The challenge…to make a pizza that will please Her Royal Highness. The prize? To be proclaimed the finest pizza maker in the land and be adorned with a gold pizza making medal!
We read The Princess and the Pizza by Mary Jane and Herm Auch (Holiday House, 2002). Princess Paulina’s father has decided to give up his crown and open a wood-carving shop. Paulina does her best to adjust to her new life, but she misses things like princess-waving from carriages and walking peacocks. But Paulina perks up when Queen Zelda of Blom announces that her son, Prince Drupert, is to marry. Paulina arrives at the palace (along with a crowd of other hopeful suitors) and passes a number of princess tasks (sleeping on a pea, fitting into glass slippers, writing an essay about the virtues of the odious Queen Zelda). The final task is to prepare a royal feast, but Paulina only has flour, yeast, water, tomatoes, a chunk of cheese, a bit of garlic, and some herbs. So she invents…pizza. Paulina’s pizza wins the contest, but she no longer wants to marry the prince. Instead, she opens “Princess Paulina’s Pizza Palace.” And guess who her most loyal royal customers are?
- A large circle of brown wrapping paper (mine was 22″ in diameter)
- An oval of red construction paper (mine was 12″ x 13″)
- An oval of yellow construction paper (mine was 11.5″ x 12.5″)
- Extra red, green, yellow, and brown construction paper for pizza toppings
- A strip of yellow poster board for crown (approximately 4.25″ x 22″)
- A selection of large gemstones (optional)
- Stapler, scissors and glue stick for construction
- Markers for decorating
We started off by making beautiful bejeweled crowns. Cut crown points out of the top of a strip of yellow poster board. Then decorate the crown with markers. I used Crayola glitter markers. They were awesome.
Once you’ve decorated the crown, circle it around your head and staple it closed. Use hot glue to add some jewels if you like. You are now fully prepared to make a royal pizza…
Lay a 22″ circle of brown wrapping paper on a tabletop. Slowly roll the edges of the paper inward, rotating the circle as you go. This creates your pizza “crust.”
Glue a red construction paper oval to the crust. This is your “sauce.” Glue a yellow construction paper oval (i.e. “cheese”) on top of the sauce. Finally, cut a variety of construction paper toppings and glue them to your pizza. We offered pepperoni, green pepper slices, brown mushrooms, and little scraps of extra cheese. We also offered black olives, which started as reinforcement labels:
Reinforcement labels are used patch up torn holes in pieces of paper. But when you color them with a black Sharpie marker, they make an awesome set of pizza olives!
To make the pizza-making portion of the program extra fun, we placed the toppings in different areas of our gallery. Then we drew a map of “The Magnificent Kingdom of Pizza.” Kids journeyed to the “Mushroom Cave,” the “Well of Endless Cheese,” “Pepperoni Pond,” “Green Pepper Fields,” and the “Black Olive Forest” to collect their toppings. Then they glued them to their pizzas.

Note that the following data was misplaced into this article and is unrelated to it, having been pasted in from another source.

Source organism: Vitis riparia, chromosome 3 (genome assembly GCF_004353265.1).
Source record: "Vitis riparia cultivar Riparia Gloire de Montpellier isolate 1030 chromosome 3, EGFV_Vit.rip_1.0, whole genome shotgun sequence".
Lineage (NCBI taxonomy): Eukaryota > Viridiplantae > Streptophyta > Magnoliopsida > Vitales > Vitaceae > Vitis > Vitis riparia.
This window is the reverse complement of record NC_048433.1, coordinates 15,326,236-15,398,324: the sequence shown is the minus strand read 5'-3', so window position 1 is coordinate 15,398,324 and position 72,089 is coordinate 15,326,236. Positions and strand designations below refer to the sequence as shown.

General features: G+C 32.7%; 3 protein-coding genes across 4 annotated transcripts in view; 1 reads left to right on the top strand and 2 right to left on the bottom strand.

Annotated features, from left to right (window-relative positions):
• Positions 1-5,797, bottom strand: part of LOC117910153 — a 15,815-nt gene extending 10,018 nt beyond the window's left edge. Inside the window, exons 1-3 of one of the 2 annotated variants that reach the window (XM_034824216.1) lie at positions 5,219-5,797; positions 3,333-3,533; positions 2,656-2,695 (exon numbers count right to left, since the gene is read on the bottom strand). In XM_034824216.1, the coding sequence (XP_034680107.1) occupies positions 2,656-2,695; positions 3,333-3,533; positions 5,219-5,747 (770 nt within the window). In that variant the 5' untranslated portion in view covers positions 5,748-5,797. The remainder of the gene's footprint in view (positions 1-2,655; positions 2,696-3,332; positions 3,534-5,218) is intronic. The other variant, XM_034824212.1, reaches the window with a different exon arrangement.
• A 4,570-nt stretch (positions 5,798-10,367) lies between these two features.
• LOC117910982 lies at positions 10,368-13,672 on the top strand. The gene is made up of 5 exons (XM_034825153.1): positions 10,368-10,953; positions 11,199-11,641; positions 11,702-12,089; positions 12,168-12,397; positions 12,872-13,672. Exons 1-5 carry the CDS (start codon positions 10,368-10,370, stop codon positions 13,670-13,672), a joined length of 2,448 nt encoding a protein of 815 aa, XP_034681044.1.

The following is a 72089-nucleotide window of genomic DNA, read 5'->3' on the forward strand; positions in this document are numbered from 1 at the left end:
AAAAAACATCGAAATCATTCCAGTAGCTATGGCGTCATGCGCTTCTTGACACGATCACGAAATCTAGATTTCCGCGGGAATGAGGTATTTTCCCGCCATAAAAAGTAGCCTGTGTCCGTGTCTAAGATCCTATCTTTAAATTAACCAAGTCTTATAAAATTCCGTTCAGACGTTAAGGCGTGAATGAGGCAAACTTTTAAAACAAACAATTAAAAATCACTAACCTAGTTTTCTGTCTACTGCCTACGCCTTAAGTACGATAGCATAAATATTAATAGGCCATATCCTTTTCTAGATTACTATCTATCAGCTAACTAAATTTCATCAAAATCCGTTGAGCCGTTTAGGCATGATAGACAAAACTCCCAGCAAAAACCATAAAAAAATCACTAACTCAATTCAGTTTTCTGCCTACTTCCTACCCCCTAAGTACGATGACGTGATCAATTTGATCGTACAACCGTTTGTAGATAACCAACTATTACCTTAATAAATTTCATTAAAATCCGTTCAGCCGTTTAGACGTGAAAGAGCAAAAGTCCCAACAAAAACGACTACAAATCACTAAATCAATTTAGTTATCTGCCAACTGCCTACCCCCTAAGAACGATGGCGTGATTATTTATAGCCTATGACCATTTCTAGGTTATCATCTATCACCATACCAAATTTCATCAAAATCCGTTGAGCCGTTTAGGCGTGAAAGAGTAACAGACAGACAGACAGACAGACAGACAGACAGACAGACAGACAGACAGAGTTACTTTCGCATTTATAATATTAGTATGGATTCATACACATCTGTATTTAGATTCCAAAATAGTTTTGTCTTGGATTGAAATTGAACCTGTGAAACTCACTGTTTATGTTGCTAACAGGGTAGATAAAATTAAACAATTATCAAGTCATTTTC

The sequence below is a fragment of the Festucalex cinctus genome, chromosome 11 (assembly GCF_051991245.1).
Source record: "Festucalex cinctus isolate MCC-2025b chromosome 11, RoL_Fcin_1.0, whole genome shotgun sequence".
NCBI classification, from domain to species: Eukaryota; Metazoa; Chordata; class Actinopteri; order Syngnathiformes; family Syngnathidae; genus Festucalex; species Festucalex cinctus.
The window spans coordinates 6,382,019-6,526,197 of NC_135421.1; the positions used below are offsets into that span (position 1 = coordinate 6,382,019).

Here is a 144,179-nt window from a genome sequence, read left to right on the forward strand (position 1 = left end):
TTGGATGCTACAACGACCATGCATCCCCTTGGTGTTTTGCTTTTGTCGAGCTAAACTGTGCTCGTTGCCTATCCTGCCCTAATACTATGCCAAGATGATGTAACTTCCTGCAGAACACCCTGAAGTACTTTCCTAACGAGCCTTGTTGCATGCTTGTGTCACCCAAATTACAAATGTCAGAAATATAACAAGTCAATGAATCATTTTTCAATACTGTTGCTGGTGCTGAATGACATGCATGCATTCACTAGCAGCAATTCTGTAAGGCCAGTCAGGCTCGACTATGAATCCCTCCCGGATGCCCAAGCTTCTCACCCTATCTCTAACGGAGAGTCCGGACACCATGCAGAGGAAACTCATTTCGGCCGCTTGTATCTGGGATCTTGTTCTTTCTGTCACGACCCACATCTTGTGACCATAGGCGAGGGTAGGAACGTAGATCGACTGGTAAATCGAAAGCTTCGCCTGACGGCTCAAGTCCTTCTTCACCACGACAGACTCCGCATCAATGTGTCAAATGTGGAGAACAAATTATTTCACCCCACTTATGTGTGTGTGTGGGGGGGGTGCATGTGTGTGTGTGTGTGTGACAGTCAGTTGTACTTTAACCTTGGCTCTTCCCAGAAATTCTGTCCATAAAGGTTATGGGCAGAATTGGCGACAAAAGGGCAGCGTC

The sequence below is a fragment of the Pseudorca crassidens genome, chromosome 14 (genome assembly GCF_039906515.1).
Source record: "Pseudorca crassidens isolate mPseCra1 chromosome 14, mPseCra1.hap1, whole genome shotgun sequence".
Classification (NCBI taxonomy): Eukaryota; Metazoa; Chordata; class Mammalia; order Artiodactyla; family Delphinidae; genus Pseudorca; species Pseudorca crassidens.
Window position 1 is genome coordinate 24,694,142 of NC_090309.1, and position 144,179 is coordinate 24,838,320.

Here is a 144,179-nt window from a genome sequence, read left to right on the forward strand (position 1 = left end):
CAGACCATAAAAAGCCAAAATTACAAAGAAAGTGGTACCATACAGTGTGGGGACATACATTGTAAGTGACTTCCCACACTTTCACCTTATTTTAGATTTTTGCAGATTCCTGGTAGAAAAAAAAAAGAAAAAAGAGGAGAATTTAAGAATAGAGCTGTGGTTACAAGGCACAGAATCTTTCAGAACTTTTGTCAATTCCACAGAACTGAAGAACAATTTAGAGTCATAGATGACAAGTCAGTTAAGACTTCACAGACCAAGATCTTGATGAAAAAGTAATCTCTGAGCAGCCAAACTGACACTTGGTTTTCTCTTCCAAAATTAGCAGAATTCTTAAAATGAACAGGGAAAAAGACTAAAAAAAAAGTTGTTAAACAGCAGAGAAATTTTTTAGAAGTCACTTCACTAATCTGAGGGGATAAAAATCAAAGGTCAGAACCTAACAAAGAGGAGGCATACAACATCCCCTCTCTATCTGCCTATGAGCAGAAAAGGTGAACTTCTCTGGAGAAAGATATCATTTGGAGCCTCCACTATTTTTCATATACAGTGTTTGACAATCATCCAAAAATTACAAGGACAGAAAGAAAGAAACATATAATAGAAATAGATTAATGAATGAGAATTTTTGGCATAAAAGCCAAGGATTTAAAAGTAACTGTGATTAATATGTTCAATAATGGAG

While the kids were traveling around the gallery, Katie and I suited up in our Medieval garb. I was the queen, and Katie was the herald. Placing a hefty leather chair in the gallery, Katie proclaimed it to be the throne. Then she announced that when the queen arrived, all kids would present their pizzas to Her Royal Highness. If she approved, they would be declared Royal Pizza Makers. I emerged from a side door, sauntered over to my throne, and was seated.
One by one, the kids were announced (loudly) by Katie. Each kid walked up and presented me with his/her pizza. I examined the pizza and then decreed (equally loudly) “This pizza doth please me very much. I hearby appoint you Royal Pizza Maker of the Realm!” I put a pizza medal around their necks, and used a plastic sword to tap their shoulders and head.
The pizza medals were similar to the medals from this snail race. Attach a large gold embossed foil seal to a circle of poster board, and hot glue a ribbon between the seal and the poster board. The only change we made was to glue a picture of a pizza on top of the poster board circle.
Many thanks to the costume shop at the Lewis Center for the Arts for loaning us the splendid costumes! Katie looked especially impressive.
And speaking of Katie, it is my sad duty to inform you that she is in Europe. For a year. A YEAR! Her husband went on sabbatical, and the family decided to go with him. So Katie’s going to keep sending me shots of splendid places, and I’ll keep receiving them (while growling softly with envy). But Katie will definitely be back.
But now, I have the distinct pleasure of introducing you to Marissa, who will be my assistant while Katie is away! Marissa has rolled her sleeves up and jumped right in – crafting pigs in majorette uniforms, mixing batches of fake blood, researching Viking history, and dressing up as the White Rabbit. Here is the official “passing of the crown” ceremony we had at Katie’s cupcake sendoff!
Welcome aboard Marissa! Katie, send me some chocolate already! Geez!
Postscript: I am happy to report that Katie DID sent me a big box of European chocolate the week after this post went live. I dutifully shared some, and then scarfed the remainder.